Both are Toronto-based artists working with textiles; both have created figurative sculptures with this material; and both, in their joint exhibition “Fictions and Legends” at the Textile Museum of Canada, offer disturbing variations on the theme of a paradise lost.
But that’s where the similarity seems to end, at least in “Fictions and Legends”—a provocative pairing curated by the TMC’s Sarah Quinton.
Where Goodchild’s work in the show has a linear, carefully planned, centred and even ascetic or churchy quality, Havre’s conveys decentering, disorientation, camouflage, lushness, and bricolage. And while Goodchild’s prophetic tone seems to warn of a coming fall from grace, Havre reminds us that such failures already exist in our past and present.
Goodchild’s “Fictions and Legends” works are housed in her Wardens Tent, a large, temple-like structure screenprinted with a text that seems fit for a book of prayer.
Three doors in Wardens Tent lead to small rooms exhibiting rug-hooked scenes. In one scene, a dark, beast-like entity seems to obliterate the head of a woman as she lies down in a garden; in another, a black hand covers the head of an angel; and in another, a headless, winged beast looks out over a landscape populated by five small figures. All three scenes are biblically tinged, and they seem to suggest an evil that obliterates one’s ability to reason.
As in Goodchild’s past works The Wardens (2012) and The Revelations of Anna Ward Brouse (2007), the artist’s installation at the Textile Museum evokes a past idiom: specifically, that of a 19th-century spiritual society led by women. The other two doors in Wardens Tent lead to a passageway where one small, doll-like woman clutches a purse behind her back as she whispers into the ear of another. This passageway leads to another door and another room, where two similar figures engage in combat on a church altar while three other “dolls” look on.
Tensions between severity and liberty, and between hope and disappointment, run through Goodchild’s installation here. The figures are dressed in sober, conservative uniforms, but their long, girlish hair hangs loose. The text states that “where one is surrounded on every side by beauty, there is nothing that is divided,” yet fighting and deception is present. Given that Goodchild’s recent exhibition at Katharine Mulherin showed similar figures trying to deal with a coming flood, a warning to our climate-crisis-challenged times comes across.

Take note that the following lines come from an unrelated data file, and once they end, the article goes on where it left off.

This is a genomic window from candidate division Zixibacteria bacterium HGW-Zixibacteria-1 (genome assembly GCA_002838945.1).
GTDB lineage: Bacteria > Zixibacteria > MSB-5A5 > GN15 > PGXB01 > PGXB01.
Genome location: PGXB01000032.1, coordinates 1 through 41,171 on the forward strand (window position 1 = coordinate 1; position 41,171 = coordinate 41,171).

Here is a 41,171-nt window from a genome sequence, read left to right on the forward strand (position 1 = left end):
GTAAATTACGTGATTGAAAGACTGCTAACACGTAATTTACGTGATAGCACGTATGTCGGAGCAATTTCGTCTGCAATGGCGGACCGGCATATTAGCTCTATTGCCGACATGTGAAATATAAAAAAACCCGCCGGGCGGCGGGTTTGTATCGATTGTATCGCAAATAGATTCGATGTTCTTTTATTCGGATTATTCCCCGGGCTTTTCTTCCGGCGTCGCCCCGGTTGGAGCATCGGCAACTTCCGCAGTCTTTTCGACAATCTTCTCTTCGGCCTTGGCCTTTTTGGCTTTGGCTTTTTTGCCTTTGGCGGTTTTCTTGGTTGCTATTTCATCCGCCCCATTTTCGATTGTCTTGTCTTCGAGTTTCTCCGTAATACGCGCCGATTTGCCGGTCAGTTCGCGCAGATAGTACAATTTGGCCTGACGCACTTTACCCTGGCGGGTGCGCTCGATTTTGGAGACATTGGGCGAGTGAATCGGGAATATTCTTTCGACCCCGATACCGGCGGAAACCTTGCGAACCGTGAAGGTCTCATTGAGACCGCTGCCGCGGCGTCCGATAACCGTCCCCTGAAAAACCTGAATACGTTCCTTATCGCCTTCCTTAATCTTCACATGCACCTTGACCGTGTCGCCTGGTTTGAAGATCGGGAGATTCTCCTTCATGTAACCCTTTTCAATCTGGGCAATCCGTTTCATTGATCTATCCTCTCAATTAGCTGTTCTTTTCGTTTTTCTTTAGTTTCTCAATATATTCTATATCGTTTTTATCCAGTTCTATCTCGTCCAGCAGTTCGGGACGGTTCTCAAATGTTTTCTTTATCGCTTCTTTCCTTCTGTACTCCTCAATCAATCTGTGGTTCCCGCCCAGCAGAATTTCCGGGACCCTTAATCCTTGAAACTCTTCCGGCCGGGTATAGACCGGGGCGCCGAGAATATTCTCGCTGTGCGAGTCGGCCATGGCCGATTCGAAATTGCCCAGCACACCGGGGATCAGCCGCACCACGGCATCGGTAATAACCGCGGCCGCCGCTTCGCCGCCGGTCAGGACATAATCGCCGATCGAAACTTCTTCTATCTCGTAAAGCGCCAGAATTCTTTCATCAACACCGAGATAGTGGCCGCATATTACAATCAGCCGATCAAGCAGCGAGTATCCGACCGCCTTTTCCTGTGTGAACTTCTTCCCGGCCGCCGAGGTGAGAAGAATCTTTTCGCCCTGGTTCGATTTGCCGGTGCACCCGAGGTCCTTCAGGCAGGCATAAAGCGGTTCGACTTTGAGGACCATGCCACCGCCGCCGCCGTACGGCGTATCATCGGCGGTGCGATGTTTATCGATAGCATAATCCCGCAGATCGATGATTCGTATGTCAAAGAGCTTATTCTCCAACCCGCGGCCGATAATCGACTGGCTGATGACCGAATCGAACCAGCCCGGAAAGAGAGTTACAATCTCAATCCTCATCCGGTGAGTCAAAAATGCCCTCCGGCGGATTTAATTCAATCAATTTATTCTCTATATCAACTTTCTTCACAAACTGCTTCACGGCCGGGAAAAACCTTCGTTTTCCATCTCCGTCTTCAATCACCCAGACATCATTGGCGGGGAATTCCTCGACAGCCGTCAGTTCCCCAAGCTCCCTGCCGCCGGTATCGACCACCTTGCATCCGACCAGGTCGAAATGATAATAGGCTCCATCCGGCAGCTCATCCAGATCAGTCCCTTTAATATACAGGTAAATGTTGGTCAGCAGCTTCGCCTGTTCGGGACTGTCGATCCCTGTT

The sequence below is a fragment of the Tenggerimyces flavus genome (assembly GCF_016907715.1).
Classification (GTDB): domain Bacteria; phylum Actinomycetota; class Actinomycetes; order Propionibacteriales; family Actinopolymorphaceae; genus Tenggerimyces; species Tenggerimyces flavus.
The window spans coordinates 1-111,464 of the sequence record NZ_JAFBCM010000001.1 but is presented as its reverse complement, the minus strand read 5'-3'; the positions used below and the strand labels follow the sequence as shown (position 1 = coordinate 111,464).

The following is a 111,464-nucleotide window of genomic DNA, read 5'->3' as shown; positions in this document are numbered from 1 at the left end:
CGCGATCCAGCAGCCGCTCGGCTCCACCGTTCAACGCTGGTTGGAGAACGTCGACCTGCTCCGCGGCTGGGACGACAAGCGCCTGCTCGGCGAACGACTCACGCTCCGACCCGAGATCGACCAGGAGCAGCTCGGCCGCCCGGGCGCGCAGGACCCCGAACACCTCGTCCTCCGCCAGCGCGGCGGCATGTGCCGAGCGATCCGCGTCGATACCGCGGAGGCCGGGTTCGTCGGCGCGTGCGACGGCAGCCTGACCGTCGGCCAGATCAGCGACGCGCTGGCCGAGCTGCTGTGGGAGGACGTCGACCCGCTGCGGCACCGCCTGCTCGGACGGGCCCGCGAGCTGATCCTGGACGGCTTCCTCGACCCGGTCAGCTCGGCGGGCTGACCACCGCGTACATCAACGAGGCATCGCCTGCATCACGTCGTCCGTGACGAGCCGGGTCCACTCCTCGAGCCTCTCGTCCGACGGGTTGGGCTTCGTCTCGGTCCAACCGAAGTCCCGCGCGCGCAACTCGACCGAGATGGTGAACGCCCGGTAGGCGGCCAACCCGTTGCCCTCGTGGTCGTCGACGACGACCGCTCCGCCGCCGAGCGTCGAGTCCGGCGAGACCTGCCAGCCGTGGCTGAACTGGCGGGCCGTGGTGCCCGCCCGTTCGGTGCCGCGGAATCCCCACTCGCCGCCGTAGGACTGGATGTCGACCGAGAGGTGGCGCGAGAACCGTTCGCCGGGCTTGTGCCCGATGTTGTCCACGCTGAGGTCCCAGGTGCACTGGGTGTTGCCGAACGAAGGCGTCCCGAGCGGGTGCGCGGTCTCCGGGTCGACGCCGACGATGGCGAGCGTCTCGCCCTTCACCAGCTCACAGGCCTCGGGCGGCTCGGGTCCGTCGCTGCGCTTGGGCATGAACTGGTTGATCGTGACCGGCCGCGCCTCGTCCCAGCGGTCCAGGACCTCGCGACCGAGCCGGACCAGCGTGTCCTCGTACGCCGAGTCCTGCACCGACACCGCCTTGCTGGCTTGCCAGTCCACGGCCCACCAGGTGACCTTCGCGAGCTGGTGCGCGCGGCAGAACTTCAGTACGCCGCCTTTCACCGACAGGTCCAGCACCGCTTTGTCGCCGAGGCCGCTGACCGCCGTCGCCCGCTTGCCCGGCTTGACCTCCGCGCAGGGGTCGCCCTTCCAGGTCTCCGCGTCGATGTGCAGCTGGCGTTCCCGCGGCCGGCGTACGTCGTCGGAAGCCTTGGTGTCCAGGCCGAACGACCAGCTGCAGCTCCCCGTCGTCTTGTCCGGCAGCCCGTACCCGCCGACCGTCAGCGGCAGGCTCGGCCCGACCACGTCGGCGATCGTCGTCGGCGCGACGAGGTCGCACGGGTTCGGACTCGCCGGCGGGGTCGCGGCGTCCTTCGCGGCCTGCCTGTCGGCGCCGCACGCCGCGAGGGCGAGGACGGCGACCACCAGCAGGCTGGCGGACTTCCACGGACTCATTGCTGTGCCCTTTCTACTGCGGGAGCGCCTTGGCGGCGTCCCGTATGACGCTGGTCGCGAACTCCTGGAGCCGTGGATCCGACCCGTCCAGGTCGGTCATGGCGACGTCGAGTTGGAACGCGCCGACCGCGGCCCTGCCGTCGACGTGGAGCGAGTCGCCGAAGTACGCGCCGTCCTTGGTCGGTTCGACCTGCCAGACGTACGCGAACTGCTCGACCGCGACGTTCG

Havre’s installation takes on the prospect of “the fall” differently.
The first way Havre’s installation differs from Goodchild’s is in its disorienting all-over-ness. The walls are covered in curving patterns of black, green and red that conjure camouflage, psychedelia or foliage. Lights installed on the floor illuminate these wall paintings from below, adding another level of disorientation. Nine figures are dispersed throughout the space; most are hung on clear strings so that they seem to float in the air, rather than stand on solid ground.
Havre’s figures are distinct from Goodchild’s in their product and process. Six from his Hybrid Series offer variations on quote-unquote “typical” human bodies: one figure has two sets of eyes, while another has two heads. One has large, elephantine ears, while another has no torso. Centaure melds the head and torso of a human with the lower half of a horse—albeit with human feet. And two figures from the Ornamental Objects Series present a bulbous, multicoloured body attached to human feet. In all cases, Havre’s figures seem to be bricolaged out of many small bits of cloth rather than being built from patterns.
Havre’s installation also has a very particular architectural reference point, and it is not the church or temple. Each of the room’s four walls bear a photograph from his Shelter series; these show small animal enclosures at a zoo, where concrete walls are painted with poor imitations of jungle foliage and branches are hung from wires in a pathetic re-creation of a forested environment. Each photograph is printed with selected hues off-register, so that, as on the walls, outlines in red, green and black loom through the space of each picture.
Regarding Havre’s installation as a kind of zoo, however, is very uncomfortable given the fact that the figures in his installation have many human features—and even more distressingly, given that they have brown skin and dreadlocks.
Havre himself is of Caribbean descent, and his figures, in a different installational context, might have seemed pure, imaginative flights of fancy conveying a sense of magic and play. Yet in this menagerie-like frame, they also speak to the heavy and very real phenomenon of “human zoos” which put people of colour on display in cages. Though these horrific institutions are often thought of as a long-gone, 19th-century-and-prior phenomenon, they extended into the 20th century. Even as recently as 2005, the Scotsman reported that a German zoo unveiled “plans to put grass-skirted black men in mud huts … to show off its elephants and rhinos in their ‘natural environment.’”
Overall, the artist pairing in “Fictions and Legends” gives viewers a lot to think about in terms of the stories we have been told—as well as how those stories might be lived now and manifested next, for good or ill.